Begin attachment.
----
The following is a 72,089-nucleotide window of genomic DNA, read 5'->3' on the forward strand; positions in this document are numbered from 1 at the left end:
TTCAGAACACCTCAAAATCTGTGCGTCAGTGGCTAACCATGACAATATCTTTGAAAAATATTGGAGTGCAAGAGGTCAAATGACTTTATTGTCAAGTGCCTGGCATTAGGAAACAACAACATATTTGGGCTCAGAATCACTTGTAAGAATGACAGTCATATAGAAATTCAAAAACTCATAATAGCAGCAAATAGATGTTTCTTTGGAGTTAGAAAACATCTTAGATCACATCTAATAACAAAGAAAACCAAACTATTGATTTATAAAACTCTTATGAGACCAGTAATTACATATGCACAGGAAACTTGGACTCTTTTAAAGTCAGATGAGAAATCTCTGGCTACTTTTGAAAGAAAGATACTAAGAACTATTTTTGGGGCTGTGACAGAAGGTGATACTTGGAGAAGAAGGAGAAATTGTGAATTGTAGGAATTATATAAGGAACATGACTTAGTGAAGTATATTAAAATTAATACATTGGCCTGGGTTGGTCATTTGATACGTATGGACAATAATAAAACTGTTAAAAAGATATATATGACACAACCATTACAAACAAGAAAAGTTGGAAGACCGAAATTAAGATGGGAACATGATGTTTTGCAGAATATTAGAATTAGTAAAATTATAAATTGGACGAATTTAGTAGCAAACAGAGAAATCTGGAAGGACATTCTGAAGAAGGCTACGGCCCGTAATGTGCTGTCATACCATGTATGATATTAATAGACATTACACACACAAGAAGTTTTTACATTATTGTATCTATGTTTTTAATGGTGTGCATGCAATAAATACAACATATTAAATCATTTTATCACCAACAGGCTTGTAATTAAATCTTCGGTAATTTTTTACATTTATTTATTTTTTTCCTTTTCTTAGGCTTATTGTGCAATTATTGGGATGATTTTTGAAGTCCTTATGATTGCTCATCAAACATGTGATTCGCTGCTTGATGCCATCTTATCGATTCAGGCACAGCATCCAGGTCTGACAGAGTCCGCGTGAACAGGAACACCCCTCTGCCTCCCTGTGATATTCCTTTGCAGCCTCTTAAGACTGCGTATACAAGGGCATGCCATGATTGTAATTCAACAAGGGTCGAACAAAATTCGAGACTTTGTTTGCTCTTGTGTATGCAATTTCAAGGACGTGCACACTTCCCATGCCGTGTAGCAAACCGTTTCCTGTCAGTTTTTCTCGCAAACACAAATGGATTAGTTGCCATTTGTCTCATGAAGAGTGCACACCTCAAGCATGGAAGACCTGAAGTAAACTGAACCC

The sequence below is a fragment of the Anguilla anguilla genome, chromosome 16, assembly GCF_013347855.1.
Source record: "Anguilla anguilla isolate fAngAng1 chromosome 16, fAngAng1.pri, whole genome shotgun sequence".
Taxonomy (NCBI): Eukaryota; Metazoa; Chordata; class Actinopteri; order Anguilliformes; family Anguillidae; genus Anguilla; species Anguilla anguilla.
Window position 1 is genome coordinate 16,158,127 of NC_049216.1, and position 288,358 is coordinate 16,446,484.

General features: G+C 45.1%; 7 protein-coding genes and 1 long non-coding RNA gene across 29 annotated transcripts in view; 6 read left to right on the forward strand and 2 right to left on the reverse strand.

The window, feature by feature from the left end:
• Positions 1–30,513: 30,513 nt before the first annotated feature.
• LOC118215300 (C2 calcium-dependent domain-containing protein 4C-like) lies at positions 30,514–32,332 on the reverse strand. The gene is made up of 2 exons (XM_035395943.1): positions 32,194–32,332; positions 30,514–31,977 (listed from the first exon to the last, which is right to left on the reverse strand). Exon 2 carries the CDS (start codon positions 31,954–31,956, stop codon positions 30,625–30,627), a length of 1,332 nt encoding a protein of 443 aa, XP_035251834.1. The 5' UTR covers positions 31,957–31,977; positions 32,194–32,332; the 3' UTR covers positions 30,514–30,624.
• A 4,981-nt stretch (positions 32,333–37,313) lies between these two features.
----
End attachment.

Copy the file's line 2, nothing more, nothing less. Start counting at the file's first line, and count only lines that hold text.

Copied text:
TTCAGAACACCTCAAAATCTGTGCGTCAGTGGCTAACCATGACAATATCTTTGAAAAATATTGGAGTGCAAGAGGTCAAATGACTTTATTGTCAAGTGCCTGGCATTAGGAAACAACAACATATTTGGGCTCAGAATCACTTGTAAGAATGACAGTCATATAGAAATTCAAAAACTCATAATAGCAGCAAATAGATGTTTCTTTGGAGTTAGAAAACATCTTAGATCACATCTAATAACAAAGAAAACCAAACTATTGATTTATAAAACTCTTATGAGACCAGTAATTACATATGCACAGGAAACTTGGACTCTTTTAAAGTCAGATGAGAAATCTCTGGCTACTTTTGAAAGAAAGATACTAAGAACTATTTTTGGGGCTGTGACAGAAGGTGATACTTGGAGAAGAAGGAGAAATTGTGAATTGTAGGAATTATATAAGGAACATGACTTAGTGAAGTATATTAAAATTAATACATTGGCCTGGGTTGGTCATTTGATACGTATGGACAATAATAAAACTGTTAAAAAGATATATATGACACAACCATTACAAACAAGAAAAGTTGGAAGACCGAAATTAAGATGGGAACATGATGTTTTGCAGAATATTAGAATTAGTAAAATTATAAATTGGACGAATTTAGTAGCAAACAGAGAAATCTGGAAGGACATTCTGAAGAAGGCTACGGCCCGTAATGTGCTGTCATACCATGTATGATATTAATAGACATTACACACACAAGAAGTTTTTACATTATTGTATCTATGTTTTTAATGGTGTGCATGCAATAAATACAACATATTAAATCATTTTATCACCAACAGGCTTGTAATTAAATCTTCGGTAATTTTTTACATTTATTTATTTTTTTCCTTTTCTTAGGCTTATTGTGCAATTATTGGGATGATTTTTGAAGTCCTTATGATTGCTCATCAAACATGTGATTCGCTGCTTGATGCCATCTTATCGATTCAGGCACAGCATCCAGGTCTGACAGAGTCCGCGTGAACAGGAACACCCCTCTGCCTCCCTGTGATATTCCTTTGCAGCCTCTTAAGACTGCGTATACAAGGGCATGCCATGATTGTAATTCAACAAGGGTCGAACAAAATTCGAGACTTTGTTTGCTCTTGTGTATGCAATTTCAAGGACGTGCACACTTCCCATGCCGTGTAGCAAACCGTTTCCTGTCAGTTTTTCTCGCAAACACAAATGGATTAGTTGCCATTTGTCTCATGAAGAGTGCACACCTCAAGCATGGAAGACCTGAAGTAAACTGAACCC